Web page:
- 35 percent is given up to the atmosphere in heat
- 25 percent is given up in heat and vibration absorbed by surrounding water
- 10 percent is given up to overcome wave resistance
- 6 percent to overcome wave formation and prop wash against the hull
- 7 percent to overcome skin friction
- 2 percent is wasted in friction at the propeller shaft
- 1 percent to overcome air resistance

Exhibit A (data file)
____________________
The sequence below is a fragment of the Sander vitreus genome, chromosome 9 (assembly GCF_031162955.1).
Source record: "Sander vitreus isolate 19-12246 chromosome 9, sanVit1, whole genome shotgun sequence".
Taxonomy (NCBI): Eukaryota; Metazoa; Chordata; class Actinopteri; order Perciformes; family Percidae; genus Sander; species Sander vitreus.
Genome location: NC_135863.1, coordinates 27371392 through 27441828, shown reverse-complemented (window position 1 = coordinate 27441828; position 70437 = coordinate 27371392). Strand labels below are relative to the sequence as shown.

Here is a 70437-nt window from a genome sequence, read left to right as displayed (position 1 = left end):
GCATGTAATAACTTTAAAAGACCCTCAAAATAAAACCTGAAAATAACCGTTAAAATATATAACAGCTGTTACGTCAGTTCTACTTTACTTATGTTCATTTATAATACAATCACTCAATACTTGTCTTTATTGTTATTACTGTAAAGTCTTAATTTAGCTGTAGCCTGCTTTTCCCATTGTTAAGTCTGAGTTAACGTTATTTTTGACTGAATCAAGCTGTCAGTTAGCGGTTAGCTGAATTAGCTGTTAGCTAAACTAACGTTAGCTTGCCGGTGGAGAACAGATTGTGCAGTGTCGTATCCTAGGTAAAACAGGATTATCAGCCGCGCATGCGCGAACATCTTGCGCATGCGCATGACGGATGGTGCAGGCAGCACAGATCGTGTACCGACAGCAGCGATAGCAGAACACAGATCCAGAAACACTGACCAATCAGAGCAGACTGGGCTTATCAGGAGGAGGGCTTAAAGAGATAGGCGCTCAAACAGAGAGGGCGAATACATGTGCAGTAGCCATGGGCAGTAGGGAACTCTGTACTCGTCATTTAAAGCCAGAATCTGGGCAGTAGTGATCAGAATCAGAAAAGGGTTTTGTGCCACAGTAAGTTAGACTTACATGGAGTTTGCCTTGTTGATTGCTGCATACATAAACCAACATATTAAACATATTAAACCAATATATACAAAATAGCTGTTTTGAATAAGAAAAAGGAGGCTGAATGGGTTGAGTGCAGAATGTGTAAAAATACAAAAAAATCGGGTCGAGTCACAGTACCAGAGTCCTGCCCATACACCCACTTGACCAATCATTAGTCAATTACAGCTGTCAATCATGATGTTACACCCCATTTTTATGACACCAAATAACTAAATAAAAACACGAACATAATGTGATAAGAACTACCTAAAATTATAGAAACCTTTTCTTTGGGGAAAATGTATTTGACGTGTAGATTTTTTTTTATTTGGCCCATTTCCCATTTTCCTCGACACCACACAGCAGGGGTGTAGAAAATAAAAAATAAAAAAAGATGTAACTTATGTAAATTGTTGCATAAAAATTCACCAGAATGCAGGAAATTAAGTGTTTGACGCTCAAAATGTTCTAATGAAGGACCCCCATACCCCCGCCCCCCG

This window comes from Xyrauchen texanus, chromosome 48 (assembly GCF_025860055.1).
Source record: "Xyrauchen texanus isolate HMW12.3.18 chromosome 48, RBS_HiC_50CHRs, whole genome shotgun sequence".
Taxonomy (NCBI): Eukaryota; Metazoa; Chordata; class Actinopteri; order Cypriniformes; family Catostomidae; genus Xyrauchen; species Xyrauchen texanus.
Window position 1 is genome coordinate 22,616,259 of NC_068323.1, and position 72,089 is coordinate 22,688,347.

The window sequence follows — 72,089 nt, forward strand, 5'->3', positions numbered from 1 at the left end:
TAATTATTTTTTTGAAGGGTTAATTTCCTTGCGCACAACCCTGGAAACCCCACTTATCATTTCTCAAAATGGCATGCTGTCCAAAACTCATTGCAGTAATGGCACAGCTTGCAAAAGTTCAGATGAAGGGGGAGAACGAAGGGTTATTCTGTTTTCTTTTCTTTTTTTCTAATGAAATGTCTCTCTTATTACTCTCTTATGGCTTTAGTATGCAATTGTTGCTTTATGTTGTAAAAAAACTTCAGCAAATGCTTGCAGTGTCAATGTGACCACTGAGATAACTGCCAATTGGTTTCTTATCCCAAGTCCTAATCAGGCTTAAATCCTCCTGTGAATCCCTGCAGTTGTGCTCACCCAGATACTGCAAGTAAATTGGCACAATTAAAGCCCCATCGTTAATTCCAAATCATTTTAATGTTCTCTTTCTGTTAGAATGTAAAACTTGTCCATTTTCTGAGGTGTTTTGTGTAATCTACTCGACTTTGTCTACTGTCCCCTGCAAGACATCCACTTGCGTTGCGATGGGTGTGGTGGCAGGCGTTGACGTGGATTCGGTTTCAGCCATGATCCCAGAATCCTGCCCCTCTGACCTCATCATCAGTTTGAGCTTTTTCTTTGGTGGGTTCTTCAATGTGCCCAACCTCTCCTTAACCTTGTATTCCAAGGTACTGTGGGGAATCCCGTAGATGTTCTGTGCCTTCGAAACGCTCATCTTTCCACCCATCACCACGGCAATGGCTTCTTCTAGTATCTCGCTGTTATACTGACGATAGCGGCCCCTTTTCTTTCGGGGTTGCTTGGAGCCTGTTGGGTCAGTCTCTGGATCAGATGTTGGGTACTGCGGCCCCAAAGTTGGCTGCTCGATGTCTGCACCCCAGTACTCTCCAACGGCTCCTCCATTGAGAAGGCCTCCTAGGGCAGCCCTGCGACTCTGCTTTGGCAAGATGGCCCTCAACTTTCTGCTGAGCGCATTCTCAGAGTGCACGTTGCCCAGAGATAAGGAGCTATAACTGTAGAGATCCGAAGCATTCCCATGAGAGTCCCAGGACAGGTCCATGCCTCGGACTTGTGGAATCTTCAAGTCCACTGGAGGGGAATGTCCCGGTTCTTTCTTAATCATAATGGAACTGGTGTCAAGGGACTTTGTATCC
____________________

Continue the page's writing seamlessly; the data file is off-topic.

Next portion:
How much do you need? How much fuel you need to carry depends on the design of your boat and the intended use. In a sailing vessel, for instance, a 50 gallon tank of diesel feeding a 25 hp auxiliary engine cursing at 80 percent of top speed could propel a 33 foot sailboat 300 miles at 7 knots in calm weather. That same amount of fuel would take a twin engine 40 foot sportfisher only about 33 miles at 40 knots. This boat would need 450 gallons to cover 300 miles at that speed. Planing hulls need much more power than displacement hulls and use more fuel per mile. However their ability to carry fuel is limited because their planing ability is affected by weight. Many naval architects build in as little tankage as possible taking into consideration the design of the boat, reasonable usage and the distance between refueling stops in and around its normal area of operation. How much does it weigh? Gasoline weighs about 6.1 pounds per gallon. Diesel weights about 7.1 pounds per gallon. Both gasoline and diesel engines use about 0.6 pound of fuel per horsepower per hour. On average, diesel fuel contains about 140,000 BTUs per gallon or 10 percent more energy than the same volume of gasoline. Where does it go when it is consumed? Your engine uses the fuel you purchase in several ways.